US 3364806 A
Description (OCR text may contain errors)
Ja e 23, CHAD/RE 3,35
GAPPED WHEEL NUT Filed June 15, 1966 INVENTOR JOSEPH W. CHAlVRE 20 AT T0 RN EYS Z FIG5 ilnited States Patent Patented .ian. 23, 1368 fire 3,364,896 CAPPED WHEEL NUT Joseph William Chaivre, Royal 'Oalr, Mich, assignor to Towne Robinson Fastener Conipany, Dear-born, Mich, a corporation of Michigan Filed June 13, 1966, Sci". No. 557,264 3 Claims. (Cl. 85-35) ABSTRACT 9F DECLUSUIEE A nut for fastening the wheel of automobile to the axle has polygonal flats and a conical end adapted to mate with a complementary depression on the axle hub. The polygonal flats terminate at the wheel end in a conical chamfer and a short cylindrical land connects the end of this chamfer to the conical end of the nut. A sheet metal cover surrounds the pol gonal sides and extends down the conical charnfer to terminate adjacent the intersection with the land. The other end of the cover is domed to receive the extending end of the wheel stud.
Background of the invention This invention relates to a nut useful for fastening the wheels of an automobile to the axle hubs and more particularly to such a wheel nut which is encased in a decorative and protective cap or sheath extending over the outer exposed surfaces of the nut and formed with a domed section projecting from the outer face of the nut to provide a volume to receive and cover the protruding end of a wheel stud over which the nut is threaded.
Description of the prior art In the past, the joinder between the wheel nuts and the studs extending out from the axle hub has been protected by a hub cap or Wheel cover which attaches to the wheel about the perimeter of the bolt circle. Such covers protect the extending stud ends and nuts from amage and exposure and hide the bolt circle for aesthetic purposes. It has been proposed to eliminate the hub cap or wheel cover and employ decorative steel wheel nuts formed with domed caps to cover the stud sections which extend beyond the nuts. These nuts have been bright plated for corrosion resistance and aesthetic purposes. However, it has been found that the heavy wrench forces exerted on the polygonal faces of the nut inevitably penetrate the plated surfaces at points and permit corrosion to be initiated. For this reason, many consider such nuts to be an unsatisfactory substitute for wheel covers.
Summary of the invention The present invention contemplates a decorative and corrosion resistant wheel not formed by encasing a standard steel wheel nut in a sheath or cap formed of sheet stainless material drawn over the nut so as to cover the exposed surfaces thereof when the nut is engaged with a wheel stud, to provide a domed area to receive and cover the extending end of the stud.
The nuts on which the present invention is practiced have a conical surface which is adapted to abut a matching conical depression formed in the wheel surface. When the decorative cap is brought over the conical surface of the nut, it has been found that the somewhat irregular swaged edge of the cap prevents uniform torque from being realized between the nut and the wheel. Accordingly, the present invention contemplates a nut structure wherein the conical surface of the nut which mates with the conical wheel surface is not capped, but rather, the cap terminates short of the conical surface in such a manner that when the nut is engaged with the stud, the seam between the cap and the nut is hidden, with the free edge of the cap abutting, or practically abutting, the outer edge of the conical wheel surface, so as to provide a unitary appearance and effectively seal the gap between the cap and the nut against penetration by foreign material which might initiate corrosion. In order to achieve this, the nut is formed with a cylindrical land immediately adjacent to the radial outer end of the conical nut end. This land is short and merges into a second conical surface formed by the chamfered ends of the wrench flats. The thickness of the cap is such that when the second conical surface is sheathed with the cap, the outer surface of the cap closely approaches the imaginary extension of the first conical surface so that the two practically merge with one another with only a short gap existing between them. The thickness of the sheath must approximate the normal distance between the conical charnfer on the end of the flats and the conical nut end.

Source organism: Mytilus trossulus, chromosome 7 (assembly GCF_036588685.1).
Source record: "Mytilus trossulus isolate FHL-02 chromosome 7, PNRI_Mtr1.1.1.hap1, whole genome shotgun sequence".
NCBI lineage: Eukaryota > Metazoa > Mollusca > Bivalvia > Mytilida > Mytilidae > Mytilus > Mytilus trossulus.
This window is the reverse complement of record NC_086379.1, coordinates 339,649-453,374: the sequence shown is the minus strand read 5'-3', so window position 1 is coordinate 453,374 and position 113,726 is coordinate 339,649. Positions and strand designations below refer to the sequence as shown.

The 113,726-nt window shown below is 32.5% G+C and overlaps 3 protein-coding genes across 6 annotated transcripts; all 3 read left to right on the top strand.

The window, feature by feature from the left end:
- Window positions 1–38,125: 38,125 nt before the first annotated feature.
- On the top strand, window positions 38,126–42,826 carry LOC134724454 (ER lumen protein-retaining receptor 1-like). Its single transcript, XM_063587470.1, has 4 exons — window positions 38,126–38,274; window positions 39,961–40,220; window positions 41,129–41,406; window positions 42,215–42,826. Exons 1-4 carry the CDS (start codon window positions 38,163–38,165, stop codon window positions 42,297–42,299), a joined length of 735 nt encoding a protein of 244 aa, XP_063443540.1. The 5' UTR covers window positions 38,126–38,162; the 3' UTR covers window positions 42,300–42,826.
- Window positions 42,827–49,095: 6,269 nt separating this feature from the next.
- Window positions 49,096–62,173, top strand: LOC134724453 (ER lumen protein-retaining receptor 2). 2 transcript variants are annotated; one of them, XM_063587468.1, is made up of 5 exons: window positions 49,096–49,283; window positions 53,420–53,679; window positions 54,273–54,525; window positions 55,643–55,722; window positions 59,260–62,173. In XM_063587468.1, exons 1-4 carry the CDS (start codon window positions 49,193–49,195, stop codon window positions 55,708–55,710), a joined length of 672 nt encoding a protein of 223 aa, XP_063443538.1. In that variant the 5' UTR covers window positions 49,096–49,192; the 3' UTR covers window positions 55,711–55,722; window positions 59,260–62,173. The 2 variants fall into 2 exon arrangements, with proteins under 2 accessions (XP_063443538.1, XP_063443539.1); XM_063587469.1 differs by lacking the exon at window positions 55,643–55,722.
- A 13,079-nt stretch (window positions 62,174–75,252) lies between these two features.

This construction allows the nut to be torqued to the wheel in the same manner as an uncapped wheel nut yet provides the corrosion resistance and aesthetic appearance of a completely capped wheel nut.
it is therefore seen to be a primary object of the present invention to provide a sheathed wheel nut of the type having a conical surface adapted to mate with a complementary wheel surface wherein a cylindrical, non-tapered land is formed between the radially outer end of the conical section and the adjacent chamfered end of the wrench flats, and a domed cap is formed over the wrench flats and over the chamfered end terminating adjacent to the cylindrical land.
Another object is to provide such a nut wherein the normal distance between the conical nut section and the chamfer is approximately equal to the thickness of the sheath whereby the cap end generally merges with the conical section.
Other objects, advantages and applications of the present invention will be made apparent by the following detailed description of a preferred embodiment of the invention. The description makes reference to the accompanying drawings:
FIG. 1 is a perspective view of a capped wheel nut formed in accordance with the present invention;
FIG. 2 is a side view of the preferred embodiment of the wheel nut;
FIG. 3 is a top view of the wheel nut;
FIG. 4 is a vertical section through the wheel nut taken along line 4-4 of FIG. 3 through the line of joinder of pairs of oppositely disposed wrench flats;
FIG. 5 is a vertical sectional view taken along line fi-5 of FIG. 3 at an angle with respect to line 4-4 so as to be through the centers of the pair of oppositely disposed wrench flats; and
FIG. 6 is a sectional view through the preferred embodiment of the capped wheel nut in disposition on a whee stud.
Referring to the drawings, the preferred embodiment of the present invention is formed about a nut, generally indicated at 14), made of a low carbon steel. The central portion of the body of the nut is hexagonal in shape and includes a plurality of planar faces 12 which act as wrench flats for tightening or loosening the nut. A central hole id through the nut body is formed with internal threads. The outer or upper end of the nut 10 is formed with a flat 16 extending transversely to the central axis and the lines of joinder between the adjacent flats 12 are formed with chamfers 18 that merge with the end section 16. The opposite, or inner end of the nut is formed with a conical section 26 which joins the inner hole 1 and the short flat section 22.